Tensions are heating up between Russia and Ukraine, seven years after the seizure by the Russians of the Crimean Peninsula and the incursions into Eastern Ukraine. With troop movements and some saber rattling, is Vladimir Putin trying to send a message to Joe Biden, or perhaps to Ukrainian President Zelensky? Is he trying to satisfy domestic constituencies or distract them? Benjamin Wittes sat down with Alexander Vindman to talk about what Russia is doing and why, and what the Biden administration should do about it.
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If you’re listening to this podcast, the odds are that you’ve heard a lot about QAnon recently—and you might even have read some alarming reporting about how belief in the conspiracy theory is on the rise. But is it really?
Jordanian authorities mount arrests and detain a member of the royal family in what authorities called a threat to “security and stability” in the country, a key U.S. ally. An attack on the Capitol in Washington raises more questions about long-term security of that building. And the Biden administration seeks a way back to the negotiating table with Iran.
This past weekend, an exceptional series of events rocked the normally quiet nation of Jordan as an apparent schism between members of the country's royal family led to the detention of the country's former crown prince, Prince Hamzeh, and the arrest of several of his associates on allegations that they were undermining the country's national security—potentially in coordination with certain foreign interests.
Our interview is with Kim Zetter, author of the best analysis to date of the weird messaging from the National Security Agency (NSA) and Cyber Command about the domestic
To discuss, ChinaTalk assembled two of my favorite Japanese think-tankers, Yuka Koshino, a research fellow at the UK think tank International Institute for Strategic Studies (IISS), and Akira Igata, the executive director at the Tama University-affiliated Center for Rule-making Strategy (CRS). Joshua Fitt of The Center for a New American Security (CNAS) cohosts.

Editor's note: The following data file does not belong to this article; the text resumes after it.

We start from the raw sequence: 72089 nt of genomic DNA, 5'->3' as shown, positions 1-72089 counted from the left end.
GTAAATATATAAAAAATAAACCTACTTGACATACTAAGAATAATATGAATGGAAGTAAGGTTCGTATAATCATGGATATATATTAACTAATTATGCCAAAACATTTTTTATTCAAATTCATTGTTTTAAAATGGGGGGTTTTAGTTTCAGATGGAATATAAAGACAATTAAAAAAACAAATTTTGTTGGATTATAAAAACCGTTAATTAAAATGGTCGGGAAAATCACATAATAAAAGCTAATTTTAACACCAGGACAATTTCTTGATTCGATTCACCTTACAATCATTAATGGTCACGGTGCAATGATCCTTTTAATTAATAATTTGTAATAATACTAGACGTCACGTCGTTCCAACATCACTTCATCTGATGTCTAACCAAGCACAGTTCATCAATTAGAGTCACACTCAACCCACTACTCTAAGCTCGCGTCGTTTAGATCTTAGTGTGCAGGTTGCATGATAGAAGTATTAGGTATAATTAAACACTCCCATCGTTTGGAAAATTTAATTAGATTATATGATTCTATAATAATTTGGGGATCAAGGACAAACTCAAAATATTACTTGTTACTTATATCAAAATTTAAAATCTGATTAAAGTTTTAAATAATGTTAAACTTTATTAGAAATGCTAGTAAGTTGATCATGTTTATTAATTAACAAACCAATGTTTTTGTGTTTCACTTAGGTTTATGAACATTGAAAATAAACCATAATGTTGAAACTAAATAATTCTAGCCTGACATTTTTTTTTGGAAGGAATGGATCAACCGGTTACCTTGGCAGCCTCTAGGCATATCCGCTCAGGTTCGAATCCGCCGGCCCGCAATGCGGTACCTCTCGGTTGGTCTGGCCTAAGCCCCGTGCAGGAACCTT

Thanks to CNAS for making this show possible.
Natan Sachs is a Brookings senior fellow and the head of the Brookings Center for Middle East Policy, part of the Brookings Foreign Policy program. Benjamin Wittes sat down with Natan to talk about the results of the Israeli election, which are still unclear amid a haze over the entire political system. They talked about what the dispute between the camps is about, the many different factions and what they want, and why they can't sit together easily in a government.
Derek Sandhaus is the author of "Drunk in China: Baijiu and the World's Oldest Drinking Culture" and part of the team behind Ming River Baijiu, the first (good) Baijiu created especially for the international market. We discuss AA in china, Baijiu's origins, different varieties of Baijiu, the drink's evolving role in modern China as well as the challenge of bringing such a polarizing drink to Europe and the US.
Please consider supporting ChinaTalk at https://glow.fm/chinatalk/.
Two years ago, a gunman opened fire at two mosques in Christchurch, New Zealand, killing dozens of innocent people. Last December, the government of New Zealand issued a lengthy report on the subject, which Lawfare deputy managing editor Jacob Schulz and Justin Sherman of the Atlantic Council analyzed in a piece on Lawfare.
The Derek Chauvin trial is underway in Minnesota, and the city of Minneapolis last week settled with the family of George Floyd for $27 million. Benjamin Wittes sat down on Lawfare Live with Rashawn Ray, the David M. Rubenstein Fellow in Governance Studies at the Brookings Institution, to talk about civil settlements.